Flight Training Academies Bear the Brunt of Pilot Training Needs

Aviation International News » April 2012
April 2, 2012, 4:12 AM

Flight academies and schools throughout the world are going to fill much of the need for pilots, which is projected to grow rapidly in the coming decades. Boeing projects a need for 26,660 new pilots per year during the next 20 years.

CAE says that its Global Academy is the world’s largest flight academy system, with 11 locations worldwide where new pilots are trained ab initio (from the beginning). CAE Global Academy produces about 1,800 new pilots per year at facilities in India, Malaysia, Australia, Canada, the U.S., Europe and Africa.

Three of Oxford Aviation Academy’s 10 training centers offer ab initio training and produce 400 to 500 new pilots each year. The FlightSafety Academy in Vero Beach, Fla., trains about 500 new pilots annually. Airline Transport Professionals in the U.S. has 26 locations and trains about 3,900 pilots per year (not all ab initio). Some other academies include CTC Aviation Training (New Zealand), 220 pilots; South African Flight Training Academy, 21 pilots; Baltic Aviation Academy, Lithuania, 48 pilots; and Australian National Airline College, 20 pilots.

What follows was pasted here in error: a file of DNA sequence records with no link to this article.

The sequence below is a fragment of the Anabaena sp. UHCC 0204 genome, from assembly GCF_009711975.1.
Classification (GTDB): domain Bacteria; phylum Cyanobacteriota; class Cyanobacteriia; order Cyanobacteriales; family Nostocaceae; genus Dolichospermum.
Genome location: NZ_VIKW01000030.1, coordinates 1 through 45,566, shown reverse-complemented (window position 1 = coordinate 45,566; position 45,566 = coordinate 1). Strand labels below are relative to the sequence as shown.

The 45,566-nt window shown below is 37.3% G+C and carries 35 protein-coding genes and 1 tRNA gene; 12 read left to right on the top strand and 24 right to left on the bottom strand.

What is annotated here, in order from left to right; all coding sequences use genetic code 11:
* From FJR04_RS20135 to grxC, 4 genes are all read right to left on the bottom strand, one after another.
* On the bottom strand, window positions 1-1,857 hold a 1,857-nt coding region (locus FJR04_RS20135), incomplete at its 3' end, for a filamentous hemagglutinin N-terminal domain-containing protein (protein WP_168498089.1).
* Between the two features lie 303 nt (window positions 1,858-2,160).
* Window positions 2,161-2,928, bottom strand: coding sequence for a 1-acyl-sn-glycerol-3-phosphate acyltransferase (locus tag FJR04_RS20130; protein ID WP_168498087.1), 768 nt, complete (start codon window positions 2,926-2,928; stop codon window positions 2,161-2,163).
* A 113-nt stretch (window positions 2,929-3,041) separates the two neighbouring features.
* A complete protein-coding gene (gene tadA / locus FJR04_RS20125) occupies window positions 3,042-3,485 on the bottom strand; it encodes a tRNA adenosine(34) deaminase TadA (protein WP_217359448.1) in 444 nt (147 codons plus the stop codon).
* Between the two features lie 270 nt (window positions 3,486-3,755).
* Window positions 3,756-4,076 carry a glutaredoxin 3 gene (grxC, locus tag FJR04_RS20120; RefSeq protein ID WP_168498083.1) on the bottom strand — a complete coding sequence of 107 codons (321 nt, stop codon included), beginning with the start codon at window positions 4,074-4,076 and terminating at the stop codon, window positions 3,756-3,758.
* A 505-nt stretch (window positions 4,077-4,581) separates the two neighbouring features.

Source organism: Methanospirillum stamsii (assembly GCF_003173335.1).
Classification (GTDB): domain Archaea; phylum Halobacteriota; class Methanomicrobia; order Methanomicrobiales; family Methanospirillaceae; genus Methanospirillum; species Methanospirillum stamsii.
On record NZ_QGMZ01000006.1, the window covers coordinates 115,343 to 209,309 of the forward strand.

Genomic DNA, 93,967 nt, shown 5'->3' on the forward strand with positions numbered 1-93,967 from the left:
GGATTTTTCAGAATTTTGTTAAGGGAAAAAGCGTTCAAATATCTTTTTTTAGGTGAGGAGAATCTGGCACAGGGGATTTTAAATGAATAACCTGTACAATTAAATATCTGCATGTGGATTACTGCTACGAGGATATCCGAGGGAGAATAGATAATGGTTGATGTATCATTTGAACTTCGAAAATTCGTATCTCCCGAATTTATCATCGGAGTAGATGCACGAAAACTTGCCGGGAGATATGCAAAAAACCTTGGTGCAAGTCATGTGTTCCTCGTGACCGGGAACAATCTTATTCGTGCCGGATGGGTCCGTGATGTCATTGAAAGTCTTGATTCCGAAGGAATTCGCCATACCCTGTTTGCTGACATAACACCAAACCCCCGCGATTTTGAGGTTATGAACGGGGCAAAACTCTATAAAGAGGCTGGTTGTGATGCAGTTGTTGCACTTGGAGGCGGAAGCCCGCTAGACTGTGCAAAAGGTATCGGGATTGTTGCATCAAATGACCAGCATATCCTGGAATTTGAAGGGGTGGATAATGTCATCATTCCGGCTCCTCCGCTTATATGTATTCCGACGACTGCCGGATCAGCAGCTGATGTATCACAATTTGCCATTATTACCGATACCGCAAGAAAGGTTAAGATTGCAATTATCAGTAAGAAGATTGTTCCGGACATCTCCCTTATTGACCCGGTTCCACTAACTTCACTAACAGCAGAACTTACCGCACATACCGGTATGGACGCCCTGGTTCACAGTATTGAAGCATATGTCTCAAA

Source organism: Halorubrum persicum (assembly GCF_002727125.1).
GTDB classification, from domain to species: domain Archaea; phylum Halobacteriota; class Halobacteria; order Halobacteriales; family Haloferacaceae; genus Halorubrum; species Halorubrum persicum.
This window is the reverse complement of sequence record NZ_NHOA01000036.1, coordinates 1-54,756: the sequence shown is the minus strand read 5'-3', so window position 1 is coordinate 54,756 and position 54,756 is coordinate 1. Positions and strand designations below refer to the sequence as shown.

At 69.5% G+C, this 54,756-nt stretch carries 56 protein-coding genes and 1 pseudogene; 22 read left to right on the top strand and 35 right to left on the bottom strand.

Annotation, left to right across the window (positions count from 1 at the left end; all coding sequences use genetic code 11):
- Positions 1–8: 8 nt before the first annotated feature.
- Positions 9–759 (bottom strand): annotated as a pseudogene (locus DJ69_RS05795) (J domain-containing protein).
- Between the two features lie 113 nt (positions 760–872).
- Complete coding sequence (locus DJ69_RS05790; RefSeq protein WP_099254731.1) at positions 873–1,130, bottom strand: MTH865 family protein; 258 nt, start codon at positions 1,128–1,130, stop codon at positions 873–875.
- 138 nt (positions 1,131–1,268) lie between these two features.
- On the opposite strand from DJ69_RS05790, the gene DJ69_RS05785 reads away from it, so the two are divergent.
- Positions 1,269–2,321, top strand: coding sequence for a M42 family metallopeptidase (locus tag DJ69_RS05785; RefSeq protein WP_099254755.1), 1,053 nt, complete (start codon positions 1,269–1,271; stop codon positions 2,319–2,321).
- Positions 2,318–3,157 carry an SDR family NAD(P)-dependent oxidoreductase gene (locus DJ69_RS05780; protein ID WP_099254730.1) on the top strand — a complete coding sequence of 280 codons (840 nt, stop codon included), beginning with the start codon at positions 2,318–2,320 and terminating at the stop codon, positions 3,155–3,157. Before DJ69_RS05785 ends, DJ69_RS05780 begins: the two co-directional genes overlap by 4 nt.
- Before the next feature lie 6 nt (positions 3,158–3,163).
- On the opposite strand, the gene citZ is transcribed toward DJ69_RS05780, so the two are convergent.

This is just a sample of the many flight-training academies that are adding new pilots, but it is interesting to note that the largest facilities combined are producing less than 12 percent of the new pilots needed annually.

Share this...


No Avatar
RES Course Provider
on April 3, 2012 - 7:33am

flight-training academies are doing good job by providing new pilots but still there is lack of pilots, the reasons behind it must be known.

No Avatar
pilot training
on June 22, 2012 - 7:53am

Number of pilots coming from the training schools, academies annually are less in spite of the requirement. There are many organizations that are offering flexible pilot training lessons and scholarship programs that help the future pilots to make a successful carrier in the aviation industry.

Please Register

In order to leave comments you will now need to be a registered user. This change in policy is to protect our site from an increased number of spam comments. Additionally, in the near future you will be able to better manage your AIN subscriptions via this registration system. If you already have an account, click here to log in. Otherwise, click here to register.